Chennai: For long attention has been centred on the sibling war between Tamil Nadu Chief Minister M. Karunanidhi's sons M.K. Stalin and M.K. Azhagiri, and little thought was given to the ambition apparently nurtured by the Maran brothers. The day that Mr Azhagiri's supporters ran amok in Madurai, resulting in the death of three employees of the Maran-owned Dinakaran newspaper, the impression created was that the chief minister's older son was at it again. He was thought to be enraged by a survey in the newspaper that projected his brother Stalin as the heir-apparent, leaving him with a popular support of just around two per cent. But in reality the brothers had patched up and are now supporting their step-sister Kanimozhi's Rajya Sabha prospects.
The new twist in the DMK's family politics became clear when the chief minister disowned the Maran brothers and defended Mr Azhagiri. For all his powerful Sun TV, money power and lineage - his father, a DMK veteran, was nephew and confidante of Karunanidhi - Dayanidhi had to bite the dust after the Dinakaran episode. While Mr Karunanidhi maintains that the DMK elects its leader democratically, there is hardly anyone in the DMK who can challenge Stalin's authority. Almost all the district secretaries are his nominees or loyalists He decided the parties which the DMK was to strike an alliance with in the 2001 Assembly elections.
Mr Stalin, however, has emerged as a powerful centre in the party. Today he is the powerful local administration minister and is the fourth seniormost minister in the Karunanidhi Cabinet. The family's grip over the party organisation tightened after the Vaiko episode in the Nineties. Mr Vaiko, then known as V. Gopalsamy, posed a challenge to Stalin's leader ship in the party. When he was expelled on the ground that he undertook a secret journey to Jaffna to meet LTTE leader V. Prabhakaran, nine of the district secretaries of the 31 district secretaries threw their weight behind him. Mr Vaiko claimed that he enjoyed the support of the majority of the members of the general council. Mr Karunanidhi convened the general council meeting of the party in Thanjavur in 1993 to disprove this. Only around 120 members of the 1,200 odd members supported Mr Vaiko at the meeting. But the support by nine district secretaries came as a surprise and the party leadership started paying attention to the election of district secretaries to ensure that they were loyal to the Karunanidhi and Stalin.
Today there is hardly any district secretary who will go against Mr Stalin. Even in the local basic units it is very difficult to spot an antiStalin element. In Madurai, brother Mr Azhagiri is a force to reckon with. He decides the office-bearers in the district and has his representatives in the Cabinet.
"When a doctor's son becomes a doctor and a lawyer's son becomes a lawyer what should prevent a politician's son from following in his father's footsteps? Family is an inseparable part of Dravidian politics.
The late Periyar's family members were in politics. Family members of senior leaders like late Nedunchezhian, N.V. Natarajan and Mathiazhagan were also in politics. But only a few outshine the others," argues T.K.S. Elangovan, organisation secretary of the DMK.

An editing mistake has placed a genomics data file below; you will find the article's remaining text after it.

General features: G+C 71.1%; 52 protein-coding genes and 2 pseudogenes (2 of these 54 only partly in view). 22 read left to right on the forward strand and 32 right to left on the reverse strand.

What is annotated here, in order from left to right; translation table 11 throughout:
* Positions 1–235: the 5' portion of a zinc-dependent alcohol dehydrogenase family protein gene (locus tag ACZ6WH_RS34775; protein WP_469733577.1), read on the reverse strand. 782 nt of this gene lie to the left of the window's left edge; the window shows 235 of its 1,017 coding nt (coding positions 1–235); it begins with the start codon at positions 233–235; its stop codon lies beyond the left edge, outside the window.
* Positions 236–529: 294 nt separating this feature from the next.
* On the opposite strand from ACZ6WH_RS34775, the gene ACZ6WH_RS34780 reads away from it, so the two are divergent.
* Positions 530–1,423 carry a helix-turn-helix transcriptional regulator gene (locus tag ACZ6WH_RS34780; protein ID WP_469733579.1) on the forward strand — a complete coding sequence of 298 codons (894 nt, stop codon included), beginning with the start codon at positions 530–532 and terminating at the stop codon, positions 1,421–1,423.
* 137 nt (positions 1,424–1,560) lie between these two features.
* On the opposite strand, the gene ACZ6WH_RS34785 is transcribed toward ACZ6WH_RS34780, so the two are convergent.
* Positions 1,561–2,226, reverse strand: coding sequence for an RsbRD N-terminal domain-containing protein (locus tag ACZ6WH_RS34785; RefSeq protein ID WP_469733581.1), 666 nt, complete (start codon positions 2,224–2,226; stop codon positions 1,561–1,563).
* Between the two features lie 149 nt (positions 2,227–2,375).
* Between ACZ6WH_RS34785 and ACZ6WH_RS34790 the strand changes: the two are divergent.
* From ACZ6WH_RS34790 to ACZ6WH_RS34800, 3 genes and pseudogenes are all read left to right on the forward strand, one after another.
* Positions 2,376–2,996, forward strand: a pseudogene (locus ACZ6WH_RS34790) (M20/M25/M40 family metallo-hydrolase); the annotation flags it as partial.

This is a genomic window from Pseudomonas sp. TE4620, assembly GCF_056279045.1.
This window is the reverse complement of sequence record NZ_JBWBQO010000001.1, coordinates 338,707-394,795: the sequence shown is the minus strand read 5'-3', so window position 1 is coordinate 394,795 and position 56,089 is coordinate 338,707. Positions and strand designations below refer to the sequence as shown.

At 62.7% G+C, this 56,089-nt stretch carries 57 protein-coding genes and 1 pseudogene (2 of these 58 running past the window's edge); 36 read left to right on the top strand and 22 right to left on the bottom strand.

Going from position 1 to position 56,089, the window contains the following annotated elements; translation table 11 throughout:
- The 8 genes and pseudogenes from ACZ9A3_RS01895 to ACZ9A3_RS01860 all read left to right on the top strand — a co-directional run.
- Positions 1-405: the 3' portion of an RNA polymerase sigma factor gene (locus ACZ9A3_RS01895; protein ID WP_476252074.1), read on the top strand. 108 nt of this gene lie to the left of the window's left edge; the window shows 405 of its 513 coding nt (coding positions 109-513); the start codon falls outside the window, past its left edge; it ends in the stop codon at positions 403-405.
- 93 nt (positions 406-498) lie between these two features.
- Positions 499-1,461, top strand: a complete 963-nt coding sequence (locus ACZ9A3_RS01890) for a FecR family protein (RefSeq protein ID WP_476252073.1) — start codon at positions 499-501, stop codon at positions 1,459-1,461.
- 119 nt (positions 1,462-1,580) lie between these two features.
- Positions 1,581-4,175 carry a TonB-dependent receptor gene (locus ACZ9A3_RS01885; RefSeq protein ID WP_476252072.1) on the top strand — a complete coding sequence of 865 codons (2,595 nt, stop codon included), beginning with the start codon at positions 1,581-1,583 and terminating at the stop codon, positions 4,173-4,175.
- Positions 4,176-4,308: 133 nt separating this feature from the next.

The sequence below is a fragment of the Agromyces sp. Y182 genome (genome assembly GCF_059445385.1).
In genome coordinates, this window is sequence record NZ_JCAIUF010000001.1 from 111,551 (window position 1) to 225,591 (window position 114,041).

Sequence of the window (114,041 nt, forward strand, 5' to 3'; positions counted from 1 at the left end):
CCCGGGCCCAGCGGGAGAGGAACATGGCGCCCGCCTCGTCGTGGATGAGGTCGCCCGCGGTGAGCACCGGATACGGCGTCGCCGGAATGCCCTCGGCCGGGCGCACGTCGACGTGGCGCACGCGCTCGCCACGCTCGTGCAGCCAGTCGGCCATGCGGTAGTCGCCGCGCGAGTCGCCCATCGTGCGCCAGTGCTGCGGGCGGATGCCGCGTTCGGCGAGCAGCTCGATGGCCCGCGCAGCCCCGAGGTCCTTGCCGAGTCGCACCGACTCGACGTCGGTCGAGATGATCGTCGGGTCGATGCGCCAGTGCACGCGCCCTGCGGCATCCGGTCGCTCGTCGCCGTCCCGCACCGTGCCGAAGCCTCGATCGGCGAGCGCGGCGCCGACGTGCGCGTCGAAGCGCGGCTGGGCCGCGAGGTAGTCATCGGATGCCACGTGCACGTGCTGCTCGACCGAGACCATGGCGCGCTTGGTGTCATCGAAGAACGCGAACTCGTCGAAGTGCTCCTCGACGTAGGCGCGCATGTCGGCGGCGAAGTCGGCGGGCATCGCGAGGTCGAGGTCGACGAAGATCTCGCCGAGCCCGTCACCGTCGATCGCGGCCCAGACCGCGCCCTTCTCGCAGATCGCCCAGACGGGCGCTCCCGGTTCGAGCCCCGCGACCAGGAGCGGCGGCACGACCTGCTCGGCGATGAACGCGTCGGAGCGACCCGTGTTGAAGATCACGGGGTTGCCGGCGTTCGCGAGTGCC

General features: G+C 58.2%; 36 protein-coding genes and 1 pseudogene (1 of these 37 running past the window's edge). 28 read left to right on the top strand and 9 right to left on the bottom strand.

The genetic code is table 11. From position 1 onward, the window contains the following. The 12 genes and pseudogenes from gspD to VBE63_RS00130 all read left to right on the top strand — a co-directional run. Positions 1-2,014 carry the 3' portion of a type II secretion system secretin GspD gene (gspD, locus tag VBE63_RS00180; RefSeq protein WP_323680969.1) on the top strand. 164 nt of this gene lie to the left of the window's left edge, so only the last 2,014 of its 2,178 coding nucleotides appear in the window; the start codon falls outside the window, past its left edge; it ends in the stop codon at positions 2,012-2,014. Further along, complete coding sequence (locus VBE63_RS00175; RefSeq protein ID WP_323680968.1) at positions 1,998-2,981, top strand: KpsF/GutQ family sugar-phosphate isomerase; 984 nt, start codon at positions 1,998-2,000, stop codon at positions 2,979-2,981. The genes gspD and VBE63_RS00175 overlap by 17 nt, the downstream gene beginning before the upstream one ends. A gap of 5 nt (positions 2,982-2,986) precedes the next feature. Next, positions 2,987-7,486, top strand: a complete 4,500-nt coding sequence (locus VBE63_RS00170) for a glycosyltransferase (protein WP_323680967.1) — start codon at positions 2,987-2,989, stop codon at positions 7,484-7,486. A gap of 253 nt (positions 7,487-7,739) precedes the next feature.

Politics genetic for Gandhis By Venkatesh for Gandhis New Delhi:The Congress represents the quintessential aspect of the Gandhis having made politics their business. It is referred to more popularly as dynastic politics. It has become an asset as well as a liability for the party which once shaped the destiny of the country after Independence. Problems arose when Indira Gandhi concentrated power in her hands and systematically sidelined regional leaders and told the rank and file that her charisma could do the trick. This made the rank and file complacent. Her assassination in 1984 saw an unprecedented mandate for son Rajiv which also helped the growing halo of the first family.
The family gave the country three Prime Ministers Jawaharlal Nehru, his daughter Indira Gandhi and her son Rajiv. As the party relied on the first family for charisma to gain power, the organisation failed to realise that it cannot survive merely on symbolism and a glorious past.
The plight of the grand old party in the Hindi heartland for the past two decades is a telling commentary on its dependence on the first family and how lack of a charismatic leader affects the organisation.
Even after its second split in 1978, the party was virtu ally led by the family, with the exceptions of P.V. Narasimha Rao and Sitaram Kesri.
Besides Sanjay Gandhi, Vijay Lakshmi Pandit (daughter of Motilal Nehru) and Nayantara Sehgal (daughter of Vijay Lakshmi) had also played active roles in politics. And now, Rahul Gandhi and Priyanka Gandhi are following their footsteps. This is perhaps a unique example in India where members of the same family remained in the lime light, holding positions in the government and outside.The grand old party not only survives but thrives on sycophancy of the first family, no matter whether it is relevant in the 21st century. The family is hailed as the glue that ensured the unity of the party right from the days of Jawaharlal Nehru. The fate of the family and party is so interlinked that loyalists believe that only a Nehru-Gandhi family can keep the party together and keep it afloat politically.